EROTICS: Exploratory research on sexuality and the internet - summary report

16 February 2011

By Jac sm Kee

What is the value of the internet in the exercise of sexual rights? From 2008 to 2010, the EROTICS research sought to answer this question, aiming to bridge the gap between policy and legislative measures that regulate content and practice on the internet, and the actual lived practices, experiences and concerns of internet users in the exercise of their sexual rights. The summary report provides an overview of the research, and surfaces the key areas of concern, interest and findings of five national studies. They give a compelling glimpse into the richness of the research universe, and the complexity of the subject.

The project is by the Association for Progressive Communications and was was conducted in five countries - Brazil, India, Lebanon, South Africa and the United States - to answer the question:

  • How may emerging debates and the growing practice of regulation of online content either impede or facilitate different ways women use the internet and the impact on their sexual expression, sexualities and sexual health practices, and assertion of their sexual rights?
  • Or expressed differently:

  • How does the internet facilitate the exercise of sexual rights and the expression of sexualities, particularly of women living in different socio-political, economic and cultural contexts?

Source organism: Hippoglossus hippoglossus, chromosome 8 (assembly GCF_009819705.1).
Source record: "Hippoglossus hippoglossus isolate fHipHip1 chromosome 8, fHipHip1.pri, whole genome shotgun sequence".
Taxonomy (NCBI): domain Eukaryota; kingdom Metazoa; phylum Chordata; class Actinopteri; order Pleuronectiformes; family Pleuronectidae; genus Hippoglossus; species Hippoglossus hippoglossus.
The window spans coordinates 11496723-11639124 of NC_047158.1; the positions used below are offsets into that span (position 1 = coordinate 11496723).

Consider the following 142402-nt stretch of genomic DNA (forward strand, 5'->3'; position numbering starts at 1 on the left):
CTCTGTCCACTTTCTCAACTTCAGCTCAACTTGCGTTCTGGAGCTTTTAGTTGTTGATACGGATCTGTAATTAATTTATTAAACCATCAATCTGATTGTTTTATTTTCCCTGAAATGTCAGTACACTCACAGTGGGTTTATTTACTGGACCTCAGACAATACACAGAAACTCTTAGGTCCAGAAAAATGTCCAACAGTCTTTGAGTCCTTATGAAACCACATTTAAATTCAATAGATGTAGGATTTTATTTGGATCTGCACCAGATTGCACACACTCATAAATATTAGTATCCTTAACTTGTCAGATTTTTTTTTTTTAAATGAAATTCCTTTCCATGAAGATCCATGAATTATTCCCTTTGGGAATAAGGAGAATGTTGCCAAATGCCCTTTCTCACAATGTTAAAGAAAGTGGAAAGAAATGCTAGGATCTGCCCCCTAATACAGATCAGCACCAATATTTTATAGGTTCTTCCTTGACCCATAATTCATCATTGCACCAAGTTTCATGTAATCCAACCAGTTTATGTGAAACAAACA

• How does emerging regulation online affect this ability?
  • Some of the highlights that have emerged from the research include:

  • The unexpected and deeply engaged ways that young women in Mumbai negotiate risks online as they strategically use the medium to explore, define and challenge boundaries of gender and sexual norms.
  • The contradiction between constitutional protections and legislative measures that have the impact of censorship, and how this can constrain the internet's democratising and empowering potential for lesbians and transgender people in South Africa who use it to construct and perform their identities.
  • The parallel development of the internet and the queer movement in Lebanon, how this has supported the critically valued self-representation of its politics and identity, and how the openness of the internet is currently under threat with the introduction of new punitive legislation.
  • The arbitrary and unaccountable nature of mandated internet filtering in publicly-funded libraries in the United States, and how this may not only fail to meet its intended objective of protecting young people from potentially harmful content, but may place them under further risk by denying them access to critical information.
  • The disjunct between the centrality of sexuality in the dynamic and complex policy shifts on internet regulation in Brazil, and the relatively muted awareness and participation by women's rights, feminists and sexual rights movements in the debate offline, in contrast to the vibrant activism, investment and engagement in the topic demonstrated by a diverse range of individual users online.
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